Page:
What will moviegoers discover about the civil rights icon onscreen? "It sounds very obvious, but the fact that he [King] was a human being," said Oyelowo. "I think often we look at him as an icon, a catchphrase; we've relegated him in a sense to four words: 'I had a dream.' Not only was he so much more than that, but he was like us. He had fears, he had doubts, and yet he did it anyway. I hope people come away seeing in him the greatness in themselves." He sees such already in today's protesters, but also warns them, "Don't let Christmas turkey make us take our focus off what needs to be done. This battle isn't going to be won quickly."
Additionally, "what I found fascinating is that he was a great manipulator of the media," said Carmen Ejogo. "He was somebody that I think, in this day and age, would be utilizing Twitter and Instagram to really activate and galvanize people from the ground level up. I didn't know that he was a master strategist." Holland noted, "Early on, you see him taking out the trash, and it's a small thing. There's other things going on amid that, but that simple act of domesticity, to me, really speaks to the man behind the man." And Byers observed King's "involvement with other groups — because he's such an iconic figure, we look at him like a standalone. But there were so many other people involved."
Many cast members described the Selma shoot as spiritual. Before filming the Bloody Sunday scenes on the Edmund Pettus Bridge, the cast gathered for prayer, said Toussaint. "As we looked over the bridge into those murky waters, we knew there were many, many bodies, bones of the people we were hoping to honor — they were there beneath us, literally holding up this bridge. You can't do that work without feeling something about that." And Tessa Thompson recalled how DuVernay would deliver direction to a large crowd. "Instead of yelling, 'Can everybody hear me?' she would just put her fist up, and if people could hear her, they'd put their fist up too. You would have hundreds of people with their fists up.... It was beautiful."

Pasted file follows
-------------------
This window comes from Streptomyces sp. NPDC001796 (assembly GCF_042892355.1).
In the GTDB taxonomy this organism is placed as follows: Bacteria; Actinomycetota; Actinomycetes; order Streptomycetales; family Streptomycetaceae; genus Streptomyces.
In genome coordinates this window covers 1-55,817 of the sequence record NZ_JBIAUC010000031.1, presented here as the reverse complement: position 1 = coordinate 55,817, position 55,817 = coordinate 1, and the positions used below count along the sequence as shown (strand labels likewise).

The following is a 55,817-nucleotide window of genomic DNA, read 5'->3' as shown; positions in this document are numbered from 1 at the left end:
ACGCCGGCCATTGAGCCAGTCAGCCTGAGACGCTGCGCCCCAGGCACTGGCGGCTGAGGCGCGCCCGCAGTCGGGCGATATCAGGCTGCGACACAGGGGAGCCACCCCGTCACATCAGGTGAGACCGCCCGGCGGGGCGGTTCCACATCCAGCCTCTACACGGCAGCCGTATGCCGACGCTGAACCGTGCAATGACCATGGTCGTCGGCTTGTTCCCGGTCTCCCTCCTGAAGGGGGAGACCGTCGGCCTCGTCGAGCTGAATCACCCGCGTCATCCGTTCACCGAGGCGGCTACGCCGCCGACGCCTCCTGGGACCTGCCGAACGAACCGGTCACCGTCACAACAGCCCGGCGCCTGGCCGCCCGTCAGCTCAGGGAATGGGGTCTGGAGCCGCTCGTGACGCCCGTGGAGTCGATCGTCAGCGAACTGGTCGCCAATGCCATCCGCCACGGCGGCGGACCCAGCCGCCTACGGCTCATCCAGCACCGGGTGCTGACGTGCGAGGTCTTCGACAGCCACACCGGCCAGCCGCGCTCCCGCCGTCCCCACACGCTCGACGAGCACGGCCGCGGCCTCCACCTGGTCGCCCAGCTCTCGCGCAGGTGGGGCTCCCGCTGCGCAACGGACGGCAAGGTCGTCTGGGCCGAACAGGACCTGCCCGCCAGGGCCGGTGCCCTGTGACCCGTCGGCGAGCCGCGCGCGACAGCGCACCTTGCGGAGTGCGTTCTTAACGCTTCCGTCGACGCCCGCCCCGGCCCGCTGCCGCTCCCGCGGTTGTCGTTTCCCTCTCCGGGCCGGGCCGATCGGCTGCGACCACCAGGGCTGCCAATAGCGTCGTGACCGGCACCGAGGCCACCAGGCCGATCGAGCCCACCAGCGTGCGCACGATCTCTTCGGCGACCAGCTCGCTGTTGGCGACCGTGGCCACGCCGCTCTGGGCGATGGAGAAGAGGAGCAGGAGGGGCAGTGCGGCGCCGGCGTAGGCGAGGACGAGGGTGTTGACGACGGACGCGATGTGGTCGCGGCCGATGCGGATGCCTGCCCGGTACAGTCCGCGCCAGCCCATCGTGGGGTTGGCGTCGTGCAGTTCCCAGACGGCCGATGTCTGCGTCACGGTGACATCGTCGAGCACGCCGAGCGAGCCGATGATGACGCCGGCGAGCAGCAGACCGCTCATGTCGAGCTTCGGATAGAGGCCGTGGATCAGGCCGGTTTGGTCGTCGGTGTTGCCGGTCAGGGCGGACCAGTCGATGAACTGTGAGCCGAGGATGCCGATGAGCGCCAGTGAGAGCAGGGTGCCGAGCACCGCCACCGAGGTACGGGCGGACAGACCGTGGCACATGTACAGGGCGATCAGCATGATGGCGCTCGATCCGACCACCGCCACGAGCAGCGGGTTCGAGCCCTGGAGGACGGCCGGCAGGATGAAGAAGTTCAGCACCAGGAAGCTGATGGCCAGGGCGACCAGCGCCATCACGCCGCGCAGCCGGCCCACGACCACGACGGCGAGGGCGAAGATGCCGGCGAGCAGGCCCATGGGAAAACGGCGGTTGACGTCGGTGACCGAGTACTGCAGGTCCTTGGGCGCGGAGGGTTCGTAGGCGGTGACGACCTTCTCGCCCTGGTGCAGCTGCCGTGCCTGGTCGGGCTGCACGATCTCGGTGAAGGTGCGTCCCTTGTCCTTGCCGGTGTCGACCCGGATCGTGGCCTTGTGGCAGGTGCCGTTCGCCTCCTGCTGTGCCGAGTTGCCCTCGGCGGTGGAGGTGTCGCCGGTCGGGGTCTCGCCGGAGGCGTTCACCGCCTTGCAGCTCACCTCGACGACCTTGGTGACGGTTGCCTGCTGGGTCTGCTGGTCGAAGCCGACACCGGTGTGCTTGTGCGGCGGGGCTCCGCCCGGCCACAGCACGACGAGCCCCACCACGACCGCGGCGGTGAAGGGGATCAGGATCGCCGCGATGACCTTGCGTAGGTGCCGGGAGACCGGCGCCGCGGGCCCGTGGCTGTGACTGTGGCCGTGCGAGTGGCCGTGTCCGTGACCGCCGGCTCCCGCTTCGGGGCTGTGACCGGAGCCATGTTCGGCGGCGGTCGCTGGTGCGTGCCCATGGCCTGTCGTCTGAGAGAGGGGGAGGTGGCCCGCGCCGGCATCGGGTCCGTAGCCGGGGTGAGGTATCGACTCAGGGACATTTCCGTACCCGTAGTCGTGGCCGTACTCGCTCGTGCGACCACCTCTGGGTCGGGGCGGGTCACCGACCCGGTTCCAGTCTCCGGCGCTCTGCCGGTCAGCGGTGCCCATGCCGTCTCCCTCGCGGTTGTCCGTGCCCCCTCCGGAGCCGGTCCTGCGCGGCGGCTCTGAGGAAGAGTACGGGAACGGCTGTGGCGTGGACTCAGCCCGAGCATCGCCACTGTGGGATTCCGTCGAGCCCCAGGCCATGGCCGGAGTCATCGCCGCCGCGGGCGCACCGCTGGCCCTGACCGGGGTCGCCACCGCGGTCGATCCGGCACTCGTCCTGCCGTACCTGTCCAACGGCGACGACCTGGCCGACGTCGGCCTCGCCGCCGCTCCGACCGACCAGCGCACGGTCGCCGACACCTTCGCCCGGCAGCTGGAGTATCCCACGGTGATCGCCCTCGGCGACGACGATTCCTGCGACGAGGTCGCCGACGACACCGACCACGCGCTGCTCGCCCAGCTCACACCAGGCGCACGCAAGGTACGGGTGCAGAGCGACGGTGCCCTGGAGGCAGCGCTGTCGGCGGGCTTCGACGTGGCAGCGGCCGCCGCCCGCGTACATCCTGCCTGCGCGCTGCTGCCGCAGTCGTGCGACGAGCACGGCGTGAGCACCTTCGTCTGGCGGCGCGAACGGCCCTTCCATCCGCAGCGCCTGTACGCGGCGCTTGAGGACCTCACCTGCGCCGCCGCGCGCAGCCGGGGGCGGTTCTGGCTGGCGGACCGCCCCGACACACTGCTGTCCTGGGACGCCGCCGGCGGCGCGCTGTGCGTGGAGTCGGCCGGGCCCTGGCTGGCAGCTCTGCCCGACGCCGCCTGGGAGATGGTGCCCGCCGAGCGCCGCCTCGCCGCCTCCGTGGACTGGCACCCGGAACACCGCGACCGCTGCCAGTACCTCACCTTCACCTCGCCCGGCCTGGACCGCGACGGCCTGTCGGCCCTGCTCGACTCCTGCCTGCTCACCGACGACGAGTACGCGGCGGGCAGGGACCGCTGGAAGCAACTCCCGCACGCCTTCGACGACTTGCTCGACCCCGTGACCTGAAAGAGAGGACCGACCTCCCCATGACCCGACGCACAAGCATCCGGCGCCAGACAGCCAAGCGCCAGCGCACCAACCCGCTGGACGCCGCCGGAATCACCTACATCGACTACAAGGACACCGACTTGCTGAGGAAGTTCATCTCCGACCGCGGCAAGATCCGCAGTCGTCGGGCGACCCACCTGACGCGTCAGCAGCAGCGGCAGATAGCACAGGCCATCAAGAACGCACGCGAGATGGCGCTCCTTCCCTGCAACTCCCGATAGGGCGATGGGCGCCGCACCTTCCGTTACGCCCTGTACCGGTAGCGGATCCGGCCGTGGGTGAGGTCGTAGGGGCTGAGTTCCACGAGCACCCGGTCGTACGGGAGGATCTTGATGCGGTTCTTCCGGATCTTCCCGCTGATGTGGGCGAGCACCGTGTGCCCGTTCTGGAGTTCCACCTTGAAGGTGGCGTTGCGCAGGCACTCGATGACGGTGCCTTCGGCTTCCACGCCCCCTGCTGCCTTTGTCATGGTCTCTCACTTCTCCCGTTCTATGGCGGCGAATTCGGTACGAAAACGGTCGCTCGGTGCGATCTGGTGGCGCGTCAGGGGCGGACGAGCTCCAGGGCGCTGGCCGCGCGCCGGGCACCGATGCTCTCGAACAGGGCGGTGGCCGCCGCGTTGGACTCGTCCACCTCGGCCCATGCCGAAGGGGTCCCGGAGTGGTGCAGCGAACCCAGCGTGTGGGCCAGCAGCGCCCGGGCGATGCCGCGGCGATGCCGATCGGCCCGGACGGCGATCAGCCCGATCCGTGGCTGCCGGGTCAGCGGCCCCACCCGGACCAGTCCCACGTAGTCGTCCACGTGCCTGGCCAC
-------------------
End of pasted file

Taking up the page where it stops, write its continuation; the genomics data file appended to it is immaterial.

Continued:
Also in attendance from the cast were Common, Cuba Gooding Jr., Tim Roth, Tom Wilkinson, Lakeith Stanfield, Ruben Santiago-Hudson and Alessandro Nivola, as well as Martin Luther King III, Aretha Franklin, Gayle King, Tia Mowry, Celia Weston and Empire's Grace Gealey, among others.
Paramount chairman Brad Grey introduced Duvernay to a standing ovation. She admitted to the audience that "the last time I was at the Ziegfeld, I was a publicist on the red carpet!" and that she and the film's team are honored "to present this film in this rich, cultural moment that we're in, so ripe, so robust with people amplifying their voices for change, trying to right a wrong. We were at the junket yesterday talking about the film and how the nation was changed through political activity and marches, and we could hear people marching right downstairs, right outside. I'm privileged to present the film in this moment. We hope it can add to the conversation in some way."
Selma hits theaters Dec. 25.